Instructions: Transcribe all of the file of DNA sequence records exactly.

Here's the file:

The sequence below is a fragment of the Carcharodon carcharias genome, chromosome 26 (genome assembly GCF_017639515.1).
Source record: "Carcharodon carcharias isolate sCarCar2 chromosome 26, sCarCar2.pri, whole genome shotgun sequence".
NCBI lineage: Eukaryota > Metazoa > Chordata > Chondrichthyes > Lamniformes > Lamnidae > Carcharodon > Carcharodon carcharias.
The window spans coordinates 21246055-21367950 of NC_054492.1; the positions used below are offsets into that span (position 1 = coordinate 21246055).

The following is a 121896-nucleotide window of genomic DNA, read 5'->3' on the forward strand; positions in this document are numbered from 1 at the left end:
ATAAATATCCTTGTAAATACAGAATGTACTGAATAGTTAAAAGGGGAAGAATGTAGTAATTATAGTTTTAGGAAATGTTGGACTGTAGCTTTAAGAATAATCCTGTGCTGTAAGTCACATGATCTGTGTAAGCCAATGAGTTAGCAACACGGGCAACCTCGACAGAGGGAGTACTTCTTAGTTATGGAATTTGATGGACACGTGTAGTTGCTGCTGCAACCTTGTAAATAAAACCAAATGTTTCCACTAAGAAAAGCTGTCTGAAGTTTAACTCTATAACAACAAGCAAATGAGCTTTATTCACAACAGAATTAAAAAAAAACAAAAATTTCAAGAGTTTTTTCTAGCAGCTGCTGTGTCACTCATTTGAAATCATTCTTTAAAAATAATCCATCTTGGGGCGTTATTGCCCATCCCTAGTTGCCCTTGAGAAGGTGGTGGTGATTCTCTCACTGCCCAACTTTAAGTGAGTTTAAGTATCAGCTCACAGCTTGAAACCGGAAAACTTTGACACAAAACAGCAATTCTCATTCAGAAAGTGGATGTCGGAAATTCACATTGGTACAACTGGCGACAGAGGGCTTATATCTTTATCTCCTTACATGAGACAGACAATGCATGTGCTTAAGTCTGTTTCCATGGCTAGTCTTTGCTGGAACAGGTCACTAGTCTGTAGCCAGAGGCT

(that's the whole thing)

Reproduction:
The sequence below is a fragment of the Carcharodon carcharias genome, chromosome 26 (genome assembly GCF_017639515.1).
Source record: "Carcharodon carcharias isolate sCarCar2 chromosome 26, sCarCar2.pri, whole genome shotgun sequence".
NCBI lineage: Eukaryota > Metazoa > Chordata > Chondrichthyes > Lamniformes > Lamnidae > Carcharodon > Carcharodon carcharias.
The window spans coordinates 21246055-21367950 of NC_054492.1; the positions used below are offsets into that span (position 1 = coordinate 21246055).

The following is a 121896-nucleotide window of genomic DNA, read 5'->3' on the forward strand; positions in this document are numbered from 1 at the left end:
ATAAATATCCTTGTAAATACAGAATGTACTGAATAGTTAAAAGGGGAAGAATGTAGTAATTATAGTTTTAGGAAATGTTGGACTGTAGCTTTAAGAATAATCCTGTGCTGTAAGTCACATGATCTGTGTAAGCCAATGAGTTAGCAACACGGGCAACCTCGACAGAGGGAGTACTTCTTAGTTATGGAATTTGATGGACACGTGTAGTTGCTGCTGCAACCTTGTAAATAAAACCAAATGTTTCCACTAAGAAAAGCTGTCTGAAGTTTAACTCTATAACAACAAGCAAATGAGCTTTATTCACAACAGAATTAAAAAAAAACAAAAATTTCAAGAGTTTTTTCTAGCAGCTGCTGTGTCACTCATTTGAAATCATTCTTTAAAAATAATCCATCTTGGGGCGTTATTGCCCATCCCTAGTTGCCCTTGAGAAGGTGGTGGTGATTCTCTCACTGCCCAACTTTAAGTGAGTTTAAGTATCAGCTCACAGCTTGAAACCGGAAAACTTTGACACAAAACAGCAATTCTCATTCAGAAAGTGGATGTCGGAAATTCACATTGGTACAACTGGCGACAGAGGGCTTATATCTTTATCTCCTTACATGAGACAGACAATGCATGTGCTTAAGTCTGTTTCCATGGCTAGTCTTTGCTGGAACAGGTCACTAGTCTGTAGCCAGAGGCT